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RAID on 6 disks for gaming and media storage, Help?!

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September 10, 2011 4:24:10 PM

Hello,

I have:

6 x 1TB 7200 (Seagate Barracudas)
Asus P7P55D Pro (with onboard RAID, intel storage matrix)
2.6 Ghz i5 (overclocking is next)
16 GB DDR3 RAM 1600
Windows 7 64 bit

I'm debating RAID 10 vs RAID 5 and I can't make up my mind.

I have had RAID 5 and RAID 0 at different times on the same machine across 3 disks, but RAID 5 had some weird issues with streaming video and online gaming. It sporadically stutters and freezes like it is processing something. RAID0 didn't have this issue, but I was also short-stroking the disks to 33% of capacity and wasn't concerned with data integrity.

Now I need much more storage capacity for mixing audio (wife's in a band) as well as data security. Also, I don't want to have stutters while gaming.

Would you, the community, recommend RAID 5 or RAID 10 for a 6-disk array for a hybrid gaming/media rig? What stripe size? NTFS chunk size?

Also, I can't figure out if the ASUS board is an onboard hardware controller or software controller. Anybody know?

How about RAID 0 on 2 for OS/Games and RAID5 or 10 for 4 disks for storage?

Do logical partitions affect IOPS? For example, could I set aside 32GB of the beginning of each disk and combine those as the C: drive and the remaining space as D: drive for storage? Does that work or does it randomly assign partitions to whatever portion of a disk it wants?
a c 300 G Storage
September 10, 2011 7:22:16 PM

The drives are not going to affect "stutters while gaming." Faster drives only speed loading the game and levels. Most people use an SSD for this purpose.

Partitions are assigned contiguous space on an HDD, so seek times across partitions will average greater than seek times within partitions.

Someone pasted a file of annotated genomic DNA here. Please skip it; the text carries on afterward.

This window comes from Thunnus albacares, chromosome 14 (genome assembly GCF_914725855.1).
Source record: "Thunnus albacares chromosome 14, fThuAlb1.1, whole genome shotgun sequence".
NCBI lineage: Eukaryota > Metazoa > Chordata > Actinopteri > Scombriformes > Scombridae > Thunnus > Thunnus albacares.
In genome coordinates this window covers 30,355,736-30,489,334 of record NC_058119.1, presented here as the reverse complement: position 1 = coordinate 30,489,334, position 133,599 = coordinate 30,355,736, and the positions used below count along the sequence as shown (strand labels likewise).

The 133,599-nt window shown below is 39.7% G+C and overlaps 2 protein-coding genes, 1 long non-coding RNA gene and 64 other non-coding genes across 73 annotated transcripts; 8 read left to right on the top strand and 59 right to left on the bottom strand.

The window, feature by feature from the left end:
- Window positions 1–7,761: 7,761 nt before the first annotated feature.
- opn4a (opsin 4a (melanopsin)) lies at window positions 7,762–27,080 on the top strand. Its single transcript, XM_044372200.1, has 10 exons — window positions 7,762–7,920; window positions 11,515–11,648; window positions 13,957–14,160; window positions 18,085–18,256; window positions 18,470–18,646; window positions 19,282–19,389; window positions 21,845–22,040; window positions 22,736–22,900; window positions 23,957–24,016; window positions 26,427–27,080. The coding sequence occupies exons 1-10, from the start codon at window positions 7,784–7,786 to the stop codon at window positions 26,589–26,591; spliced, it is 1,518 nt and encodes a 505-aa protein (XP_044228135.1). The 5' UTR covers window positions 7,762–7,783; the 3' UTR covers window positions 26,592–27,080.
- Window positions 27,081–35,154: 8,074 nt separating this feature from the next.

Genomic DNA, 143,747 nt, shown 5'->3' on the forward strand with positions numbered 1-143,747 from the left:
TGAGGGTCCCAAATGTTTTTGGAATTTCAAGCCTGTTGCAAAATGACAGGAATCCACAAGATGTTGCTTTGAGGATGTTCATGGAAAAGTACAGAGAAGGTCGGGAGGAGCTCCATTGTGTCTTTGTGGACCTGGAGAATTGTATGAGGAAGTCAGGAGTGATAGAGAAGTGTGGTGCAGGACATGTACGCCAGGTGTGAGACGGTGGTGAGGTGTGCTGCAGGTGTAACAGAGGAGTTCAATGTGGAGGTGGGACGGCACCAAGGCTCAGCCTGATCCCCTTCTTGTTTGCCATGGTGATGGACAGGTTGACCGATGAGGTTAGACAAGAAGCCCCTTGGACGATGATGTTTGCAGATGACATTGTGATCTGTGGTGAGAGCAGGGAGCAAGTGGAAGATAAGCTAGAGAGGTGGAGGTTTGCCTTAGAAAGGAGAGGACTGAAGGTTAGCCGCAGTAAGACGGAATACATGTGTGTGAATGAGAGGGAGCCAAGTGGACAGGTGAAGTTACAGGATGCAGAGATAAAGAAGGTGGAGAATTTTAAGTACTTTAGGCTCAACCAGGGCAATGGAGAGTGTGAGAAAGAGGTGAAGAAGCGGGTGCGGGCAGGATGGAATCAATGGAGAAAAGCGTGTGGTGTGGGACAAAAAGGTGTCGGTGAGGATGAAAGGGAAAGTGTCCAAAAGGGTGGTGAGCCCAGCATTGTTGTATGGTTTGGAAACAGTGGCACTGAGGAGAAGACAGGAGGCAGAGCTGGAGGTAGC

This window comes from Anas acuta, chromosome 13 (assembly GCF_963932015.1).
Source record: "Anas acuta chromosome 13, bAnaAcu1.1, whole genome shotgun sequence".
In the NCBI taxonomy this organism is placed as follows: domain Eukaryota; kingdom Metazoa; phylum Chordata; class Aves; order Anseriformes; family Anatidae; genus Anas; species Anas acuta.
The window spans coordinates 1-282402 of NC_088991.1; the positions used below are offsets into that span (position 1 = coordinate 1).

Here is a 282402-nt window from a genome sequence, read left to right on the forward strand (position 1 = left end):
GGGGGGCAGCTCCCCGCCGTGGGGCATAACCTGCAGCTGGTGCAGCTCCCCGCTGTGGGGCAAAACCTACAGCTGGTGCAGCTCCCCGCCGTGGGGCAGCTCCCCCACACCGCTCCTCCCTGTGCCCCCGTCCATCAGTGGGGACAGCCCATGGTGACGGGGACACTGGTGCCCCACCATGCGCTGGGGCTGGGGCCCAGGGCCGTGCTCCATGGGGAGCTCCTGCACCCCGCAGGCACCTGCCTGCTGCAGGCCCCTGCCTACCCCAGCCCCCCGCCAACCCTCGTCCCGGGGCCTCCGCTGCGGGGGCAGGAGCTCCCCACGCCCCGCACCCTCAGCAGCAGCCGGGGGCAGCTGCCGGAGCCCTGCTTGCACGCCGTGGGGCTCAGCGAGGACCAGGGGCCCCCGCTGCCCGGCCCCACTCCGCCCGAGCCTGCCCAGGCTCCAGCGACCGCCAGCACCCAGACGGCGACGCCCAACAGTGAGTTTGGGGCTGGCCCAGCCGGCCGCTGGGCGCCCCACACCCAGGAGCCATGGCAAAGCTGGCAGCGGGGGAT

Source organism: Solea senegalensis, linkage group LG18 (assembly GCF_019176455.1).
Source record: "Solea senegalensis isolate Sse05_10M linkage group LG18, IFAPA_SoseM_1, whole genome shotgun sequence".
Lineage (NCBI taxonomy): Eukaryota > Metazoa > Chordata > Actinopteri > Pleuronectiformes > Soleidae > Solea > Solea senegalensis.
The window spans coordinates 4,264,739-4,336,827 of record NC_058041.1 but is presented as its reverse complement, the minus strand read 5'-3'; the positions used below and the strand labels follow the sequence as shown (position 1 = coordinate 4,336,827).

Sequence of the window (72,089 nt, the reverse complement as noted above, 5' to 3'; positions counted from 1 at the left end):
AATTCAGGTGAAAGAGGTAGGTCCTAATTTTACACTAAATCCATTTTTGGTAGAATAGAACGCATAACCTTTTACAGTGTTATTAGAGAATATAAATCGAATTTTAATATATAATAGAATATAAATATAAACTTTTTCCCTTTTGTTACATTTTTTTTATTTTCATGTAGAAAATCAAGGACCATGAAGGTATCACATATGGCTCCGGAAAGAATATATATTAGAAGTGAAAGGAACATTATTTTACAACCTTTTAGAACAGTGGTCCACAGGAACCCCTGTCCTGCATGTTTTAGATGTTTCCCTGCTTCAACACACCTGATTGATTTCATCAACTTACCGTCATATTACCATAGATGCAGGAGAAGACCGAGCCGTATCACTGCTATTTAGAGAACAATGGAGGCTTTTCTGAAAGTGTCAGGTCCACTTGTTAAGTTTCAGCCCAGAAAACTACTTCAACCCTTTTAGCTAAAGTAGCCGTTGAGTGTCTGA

The only thing that I think RAID will help you with is mixing audio. RAID 0, or 0+1 if you want to be more careful, can double your maximum throughput rate, which could improve your audio workload if it is disk-bound. But RAID 0 doesn't help that much for non-sequential reading, as the seek times swamp the increased read throughput (you have to seek on both drives, still).

The Asus board does the RAID with the chipset. If you use RAID5, or another level that does parity calculations, it will offload them to the CPU, giving you a small but noticeable CPU load and a noticeable slowness in writing.

I would strongly recommend RAID 1+0 or 0+1 over RAID5. Personally, I wouldn't use RAID at all. I have an SSD for my programs and a VelociRaptor for any data that I want to move fast. RAID is lots of fun to play with for benchmarking, and great for enterprise applications, but not me personal cup-of-tea for the machine that I work on. The one exception would be a RAID5 for a NAS, which gives a certain amount of protection but won't slow it down below the max transfer speed of the network, which would be the limiting factor.
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September 10, 2011 7:35:57 PM

Thanks for the response!

Yeah. I would go buy a SSD, but I already have these drives.

I know the drives shouldn't cause the stuttering, but after reinstalling everything and trying multiple different configs, for some reason it does it only when I'm playing a few online games (not all) or streaming video with RAID5. I think it may be search indexing or I may be missing some background process, but it's just weird that I've only noticed it with 5.

Of course a good chunk of this is me just playing with hardware to see what all it can do. I'd still like good performance and stable redundancy. I can't have it stutter when mixing audio files (not sure it would since I haven't mixed audio before) and I like fast loading when gaming. I'm impatient.

I was leaning towards 1+0 since I have 6 TB to work with. I hope I don't need that lost 2TB any time soon.
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